Skip to main content

We’re passionate about the world of work, and how we can make it better. To help satisfy our curiosity, we’ve launched an interview series where we pick the brains of experienced leaders, business owners, managers, and individual contributors to get their thoughts on how we can collectively build better workplaces.

Joy Burnford

Join us in our next installment below as Joy Burnford—founder and CEO at Encompass Equality—shares her insights with us.

We’d love to get to know you a bit better, tell us a bit about your backstory.

When I was growing up, my mum, Sue Peterson, was a single mother and worked tirelessly as a dance teacher and dance shop owner. She enabled my sister and I to have the strongest start in life, with the best possible education and opportunities; the story could have been so different. 

She was—and is!—an amazing role model, and taught me that being a girl should not hold me back. She’s also just published her own book ‘Dance for your life: Steps to better health with stories to inspire’ just ahead of mine! 

If we were to ask a friend to describe your personality to us, what would they say?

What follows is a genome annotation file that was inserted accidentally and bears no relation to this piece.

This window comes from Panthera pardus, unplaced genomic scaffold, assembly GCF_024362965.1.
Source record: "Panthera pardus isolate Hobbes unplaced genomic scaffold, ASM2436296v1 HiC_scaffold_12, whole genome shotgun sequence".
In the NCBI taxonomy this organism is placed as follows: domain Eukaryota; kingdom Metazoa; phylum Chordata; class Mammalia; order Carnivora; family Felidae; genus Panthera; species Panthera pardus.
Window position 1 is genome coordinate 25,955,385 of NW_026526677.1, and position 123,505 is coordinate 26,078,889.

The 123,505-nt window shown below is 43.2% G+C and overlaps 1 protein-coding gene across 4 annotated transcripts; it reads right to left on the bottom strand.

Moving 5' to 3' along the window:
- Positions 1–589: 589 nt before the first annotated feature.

I checked with a colleague for this one and was flattered by her response! She described me as motivated, driven, kind, compassionate, and a natural connector in both personal life and business. 

photo of joy burnford

Thinking back to your career journey, what’s an interesting story that stands out? 

When I set up my first business in 2007 I felt like a punch-bag, hitting stumbling blocks at every turn. I learned to not give up and stay resilient. A particular example was being told we needed to have a man on the board, but we successfully secured investment with two female board directors—something I’m very proud of.

Access to flexibility creates a happier, more engaged, trusted and motivated workforce, while also helping organisations retain talent. 

What’s the most impactful lesson you've learned over your career thus far?

That confidence is a skill that can be learned. Despite my early ambitions, I found my confidence declined in my twenties. I was working in a male-dominated industry and found myself often comparing myself to others, leading to a rollercoaster of confidence.

Five years ago I discovered coaching where I learned that confidence is a skill that can be taught. This inspired me to set up my next business – My Confidence Matters, now called Encompass Equality – with the mission to enable women to have confidence to progress their careers. 

Thanks for giving us some insight into who you are! Let’s jump into things. When you hear the phrase “build a better world of work”, what comes to mind?

For me, flexibility is key and I’m happy that it is now part of our working world in a way we could not have anticipated before the pandemic. 

Access to flexibility creates a happier, more engaged, trusted and motivated workforce, while also helping organisations retain talent.